Perhaps it’s not a question of what we teach, but rather what we learn from our teaching. Teaching has taught me great lessons, not only about my students, but about myself. I’m always amazed what occurs in the classroom, for it’s the students who allow me to think in ways that sometimes even surprise myself, like taking a journey and having some idea as to what direction I may be travelling, but really unsure of the final destination. This has become the excitement for me, the sharing of the journey and the discovery of the destination. So, I have become a traveler with a book bag slung over my shoulder and the knowledge that when that journey comes to an end and class is over, I will have discovered a new land that challenges what I thought I knew but also begs me to know more. Do we teach what we need to learn? I hope so. If we stop learning, what’s left? So to my students; may our journeys together bring us closer in our understanding of ourselves and our fellow travelers.
“The school has always been the most important means of transferring the wealth of tradition from one generation to the next. This applies today in an even higher degree than in former times, for through modern development of the economic life, the family as bearer of tradition and education has been weakened. The continuance and health of human society is therefore in a still higher degree dependent on the school than formerly.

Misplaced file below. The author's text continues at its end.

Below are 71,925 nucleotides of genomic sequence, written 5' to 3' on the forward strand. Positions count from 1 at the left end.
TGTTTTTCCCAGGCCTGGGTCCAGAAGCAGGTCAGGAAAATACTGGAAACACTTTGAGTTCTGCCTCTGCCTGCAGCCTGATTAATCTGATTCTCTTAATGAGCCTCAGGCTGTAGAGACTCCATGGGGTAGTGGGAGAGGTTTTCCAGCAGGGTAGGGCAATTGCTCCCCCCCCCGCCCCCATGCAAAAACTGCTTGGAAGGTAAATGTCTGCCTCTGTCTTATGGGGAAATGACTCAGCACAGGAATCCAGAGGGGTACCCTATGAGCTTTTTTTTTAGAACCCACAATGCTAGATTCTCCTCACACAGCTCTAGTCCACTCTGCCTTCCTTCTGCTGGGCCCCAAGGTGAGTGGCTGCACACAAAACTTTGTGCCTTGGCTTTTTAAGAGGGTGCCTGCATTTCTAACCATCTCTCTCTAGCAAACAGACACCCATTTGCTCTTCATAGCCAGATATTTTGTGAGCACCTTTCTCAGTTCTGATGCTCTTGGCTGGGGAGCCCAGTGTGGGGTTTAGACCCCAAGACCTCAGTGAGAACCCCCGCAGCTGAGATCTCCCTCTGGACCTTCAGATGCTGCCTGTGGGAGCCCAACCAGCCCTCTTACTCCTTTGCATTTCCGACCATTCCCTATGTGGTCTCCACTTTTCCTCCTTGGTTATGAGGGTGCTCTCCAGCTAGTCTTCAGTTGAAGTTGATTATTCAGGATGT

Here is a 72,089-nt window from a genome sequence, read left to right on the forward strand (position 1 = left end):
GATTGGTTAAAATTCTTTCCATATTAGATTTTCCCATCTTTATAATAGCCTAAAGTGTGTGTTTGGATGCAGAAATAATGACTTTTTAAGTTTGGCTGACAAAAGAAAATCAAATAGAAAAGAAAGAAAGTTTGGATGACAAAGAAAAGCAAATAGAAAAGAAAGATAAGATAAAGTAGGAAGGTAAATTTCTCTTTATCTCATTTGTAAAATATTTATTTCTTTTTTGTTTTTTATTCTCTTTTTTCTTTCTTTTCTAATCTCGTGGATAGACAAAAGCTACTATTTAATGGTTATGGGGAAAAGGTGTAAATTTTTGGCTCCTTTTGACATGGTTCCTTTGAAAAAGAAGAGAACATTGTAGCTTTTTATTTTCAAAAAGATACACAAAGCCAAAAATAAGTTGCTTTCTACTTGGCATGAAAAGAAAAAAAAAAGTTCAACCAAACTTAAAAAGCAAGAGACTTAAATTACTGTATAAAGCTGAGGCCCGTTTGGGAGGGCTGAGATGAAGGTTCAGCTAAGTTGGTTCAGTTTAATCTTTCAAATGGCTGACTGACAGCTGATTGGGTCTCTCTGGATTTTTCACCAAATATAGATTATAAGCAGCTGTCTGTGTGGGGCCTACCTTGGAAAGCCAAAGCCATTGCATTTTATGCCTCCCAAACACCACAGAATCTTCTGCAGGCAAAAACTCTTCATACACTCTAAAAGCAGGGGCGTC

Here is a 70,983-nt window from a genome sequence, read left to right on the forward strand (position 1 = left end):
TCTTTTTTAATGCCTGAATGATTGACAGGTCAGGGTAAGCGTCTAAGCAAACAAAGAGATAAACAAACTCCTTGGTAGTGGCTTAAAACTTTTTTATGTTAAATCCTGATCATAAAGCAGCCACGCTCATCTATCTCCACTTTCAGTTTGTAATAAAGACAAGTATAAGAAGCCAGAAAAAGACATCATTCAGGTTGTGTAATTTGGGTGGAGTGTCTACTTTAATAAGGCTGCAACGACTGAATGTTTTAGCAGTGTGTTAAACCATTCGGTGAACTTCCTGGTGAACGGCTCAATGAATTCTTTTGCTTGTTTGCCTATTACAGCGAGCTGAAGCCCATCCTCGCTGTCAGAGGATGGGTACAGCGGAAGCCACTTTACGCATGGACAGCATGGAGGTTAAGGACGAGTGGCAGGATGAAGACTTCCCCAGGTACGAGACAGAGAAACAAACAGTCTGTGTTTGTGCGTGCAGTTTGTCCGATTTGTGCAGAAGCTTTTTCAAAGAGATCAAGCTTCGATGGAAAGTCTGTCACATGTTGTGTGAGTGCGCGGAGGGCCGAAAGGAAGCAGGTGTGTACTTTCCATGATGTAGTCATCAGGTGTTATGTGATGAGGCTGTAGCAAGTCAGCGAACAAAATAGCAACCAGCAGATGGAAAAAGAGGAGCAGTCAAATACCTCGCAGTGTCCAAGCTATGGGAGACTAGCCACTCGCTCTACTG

Sometimes one sees in the school simply the instrument for transferring a certain maximum quantity of knowledge to the growing generation. But that is not right. Knowledge is dead; the school however, serves the living. It should develop in the young individuals those qualities and capabilities which are of value for the welfare of the commonwealth. But that does not mean that individuality should be destroyed and the individual become a mere tool of the community, like a bee or an ant. For a community of standardized individuals without personal originality and personal aims would be a poor community without possibilities for development. On the contrary, the aim must be the training of independently acting and thinking individuals, who, however, see in the service of the community their highest life problem.